Ken Hough's Website
|This section includes information about SWR (Standing Wave Ratio) meters.|
Ideally, all of the RF energy that is fed into an antenna feeder cable should be delivered into the antenna. In practice, mismatches in impedance along the feeder cable or between feeder and antenna will cause some of this energy to be reflected back down the feeder and into the transmitter where it will be dissipated as heat, possibly harming the PA stage of the transmitter. Reflected energy will generate standing waves along the feeder cable which can be detected and measured using a Standing Wave Ratio meter (SWR meter).|
An SWR meter is an ESSENCIAL item when tuning/matching an antenna system to a transmitter. Adjustments are made so as to obtain the minimum possible SWR -- ideally 1:1. SWR ratios above 1.3:1 are considered to be excessive for modern solid state transmitters.
Most modern transmitters include built-in SWR meters. SWR meters can also be found as stand-alone items, or as part of an ATU.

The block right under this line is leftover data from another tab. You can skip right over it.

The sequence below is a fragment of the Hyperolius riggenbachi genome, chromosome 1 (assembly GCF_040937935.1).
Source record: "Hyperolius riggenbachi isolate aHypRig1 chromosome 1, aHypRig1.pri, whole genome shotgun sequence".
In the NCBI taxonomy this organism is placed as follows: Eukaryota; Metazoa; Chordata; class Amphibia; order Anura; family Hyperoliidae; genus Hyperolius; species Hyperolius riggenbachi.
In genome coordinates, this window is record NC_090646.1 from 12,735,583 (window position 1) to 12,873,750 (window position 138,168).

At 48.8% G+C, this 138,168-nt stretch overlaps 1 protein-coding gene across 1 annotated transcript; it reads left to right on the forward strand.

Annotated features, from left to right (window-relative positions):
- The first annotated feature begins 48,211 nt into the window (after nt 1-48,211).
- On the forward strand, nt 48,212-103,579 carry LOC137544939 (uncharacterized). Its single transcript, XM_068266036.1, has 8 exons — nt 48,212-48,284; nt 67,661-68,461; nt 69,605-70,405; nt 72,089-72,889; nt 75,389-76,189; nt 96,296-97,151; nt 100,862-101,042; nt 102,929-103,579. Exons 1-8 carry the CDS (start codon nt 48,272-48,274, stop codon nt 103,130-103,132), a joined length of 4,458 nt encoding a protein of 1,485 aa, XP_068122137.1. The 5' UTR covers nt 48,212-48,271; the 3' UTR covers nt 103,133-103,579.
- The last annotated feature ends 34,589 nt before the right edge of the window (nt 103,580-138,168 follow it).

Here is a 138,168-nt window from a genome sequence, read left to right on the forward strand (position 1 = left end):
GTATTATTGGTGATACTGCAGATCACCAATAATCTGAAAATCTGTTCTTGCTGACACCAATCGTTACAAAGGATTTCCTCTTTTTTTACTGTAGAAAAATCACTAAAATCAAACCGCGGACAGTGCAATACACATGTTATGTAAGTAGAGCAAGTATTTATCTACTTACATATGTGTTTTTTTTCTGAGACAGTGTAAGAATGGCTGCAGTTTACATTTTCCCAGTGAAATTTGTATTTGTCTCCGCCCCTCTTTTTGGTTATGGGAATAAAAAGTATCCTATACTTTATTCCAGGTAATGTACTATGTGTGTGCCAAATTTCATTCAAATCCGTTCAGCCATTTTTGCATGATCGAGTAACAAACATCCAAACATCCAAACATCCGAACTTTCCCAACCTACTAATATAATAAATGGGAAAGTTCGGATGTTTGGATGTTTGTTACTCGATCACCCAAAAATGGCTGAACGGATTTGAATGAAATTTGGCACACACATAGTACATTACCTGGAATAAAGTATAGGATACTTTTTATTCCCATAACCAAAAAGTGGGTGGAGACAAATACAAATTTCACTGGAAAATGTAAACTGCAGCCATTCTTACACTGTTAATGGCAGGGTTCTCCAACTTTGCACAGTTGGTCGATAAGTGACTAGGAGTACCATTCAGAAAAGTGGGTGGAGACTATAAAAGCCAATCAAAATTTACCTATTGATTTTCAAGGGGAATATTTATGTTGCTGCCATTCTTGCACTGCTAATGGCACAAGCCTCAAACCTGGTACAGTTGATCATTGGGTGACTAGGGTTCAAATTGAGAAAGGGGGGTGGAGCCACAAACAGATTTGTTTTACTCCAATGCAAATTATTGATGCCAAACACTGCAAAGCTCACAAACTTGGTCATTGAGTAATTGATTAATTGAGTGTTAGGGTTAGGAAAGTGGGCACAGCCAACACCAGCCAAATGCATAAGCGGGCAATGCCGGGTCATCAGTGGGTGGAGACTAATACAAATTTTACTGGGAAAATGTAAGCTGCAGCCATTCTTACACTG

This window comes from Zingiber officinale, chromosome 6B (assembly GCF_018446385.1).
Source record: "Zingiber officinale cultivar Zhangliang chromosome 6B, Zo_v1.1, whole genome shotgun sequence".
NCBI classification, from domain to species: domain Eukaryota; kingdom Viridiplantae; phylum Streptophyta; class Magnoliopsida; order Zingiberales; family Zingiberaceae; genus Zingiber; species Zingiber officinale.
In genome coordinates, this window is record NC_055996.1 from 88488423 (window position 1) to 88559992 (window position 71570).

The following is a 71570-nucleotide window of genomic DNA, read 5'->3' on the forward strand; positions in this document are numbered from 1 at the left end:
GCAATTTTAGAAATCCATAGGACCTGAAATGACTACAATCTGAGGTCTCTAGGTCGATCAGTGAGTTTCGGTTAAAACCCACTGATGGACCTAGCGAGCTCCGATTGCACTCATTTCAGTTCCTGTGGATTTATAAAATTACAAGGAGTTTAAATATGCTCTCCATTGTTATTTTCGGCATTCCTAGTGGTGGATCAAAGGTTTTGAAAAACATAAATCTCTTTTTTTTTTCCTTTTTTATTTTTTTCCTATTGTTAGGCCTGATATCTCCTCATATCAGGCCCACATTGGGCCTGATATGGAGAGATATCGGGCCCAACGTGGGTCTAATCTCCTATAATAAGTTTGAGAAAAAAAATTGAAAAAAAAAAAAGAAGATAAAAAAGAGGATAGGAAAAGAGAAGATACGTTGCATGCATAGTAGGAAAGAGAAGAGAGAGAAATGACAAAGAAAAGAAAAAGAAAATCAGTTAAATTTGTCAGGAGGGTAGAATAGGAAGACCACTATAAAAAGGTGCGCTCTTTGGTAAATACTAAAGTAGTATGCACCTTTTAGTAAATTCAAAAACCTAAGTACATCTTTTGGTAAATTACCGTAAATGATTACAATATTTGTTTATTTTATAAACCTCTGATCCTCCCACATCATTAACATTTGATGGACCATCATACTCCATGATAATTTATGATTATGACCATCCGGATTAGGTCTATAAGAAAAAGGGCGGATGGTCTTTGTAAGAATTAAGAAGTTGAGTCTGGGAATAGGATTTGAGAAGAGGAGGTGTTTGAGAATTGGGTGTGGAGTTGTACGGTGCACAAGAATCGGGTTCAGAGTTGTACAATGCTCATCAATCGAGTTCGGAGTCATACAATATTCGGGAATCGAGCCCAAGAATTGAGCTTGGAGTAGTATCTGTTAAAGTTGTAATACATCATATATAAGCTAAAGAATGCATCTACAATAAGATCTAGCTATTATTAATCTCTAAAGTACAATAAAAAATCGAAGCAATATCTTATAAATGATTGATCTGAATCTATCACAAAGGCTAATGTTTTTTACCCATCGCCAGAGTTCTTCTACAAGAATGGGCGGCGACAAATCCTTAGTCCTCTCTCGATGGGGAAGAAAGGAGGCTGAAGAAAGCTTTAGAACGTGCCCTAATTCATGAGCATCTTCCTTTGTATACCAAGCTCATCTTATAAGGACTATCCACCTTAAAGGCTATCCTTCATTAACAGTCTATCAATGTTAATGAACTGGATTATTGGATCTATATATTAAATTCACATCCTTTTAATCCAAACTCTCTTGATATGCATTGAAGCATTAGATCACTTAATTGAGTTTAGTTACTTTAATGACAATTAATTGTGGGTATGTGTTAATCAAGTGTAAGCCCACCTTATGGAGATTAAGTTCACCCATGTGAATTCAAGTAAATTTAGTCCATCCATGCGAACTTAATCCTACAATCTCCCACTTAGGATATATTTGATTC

The essence of an SWR meter is shown in the top image on the left. Two signals are generated which are indications of:
a) the forward signal going towards the antenna --identified as FWD, or sometimes as DIR
b) the signal that is reflected back to the transmitter -- identified as REF
This form of SWR meter is typically produced on double sided PCB material so that the central conductor can be implemented as a 50 Ohm microstrip line, as shown in the second image. This form of construction can be made to be suitable for use at the higher HF, VHF, and even UHF frequencies.
Sensitivity of microstrip based SWR meters might not be good enough for low power use at HF frequencies. The inclusion of a toroid transformer, as shown in the bottom image can improve sensitivity at lower frequencies.
In some SWR meters, a single moving coil meter is switched between the FWD and REF points. More sophisticated SWR meters might use two separate moving coil meters, or even a single twin movement meter. In the latter case, the meter scale can be calibrated to indicate SWR at the intersection of the two meter needles.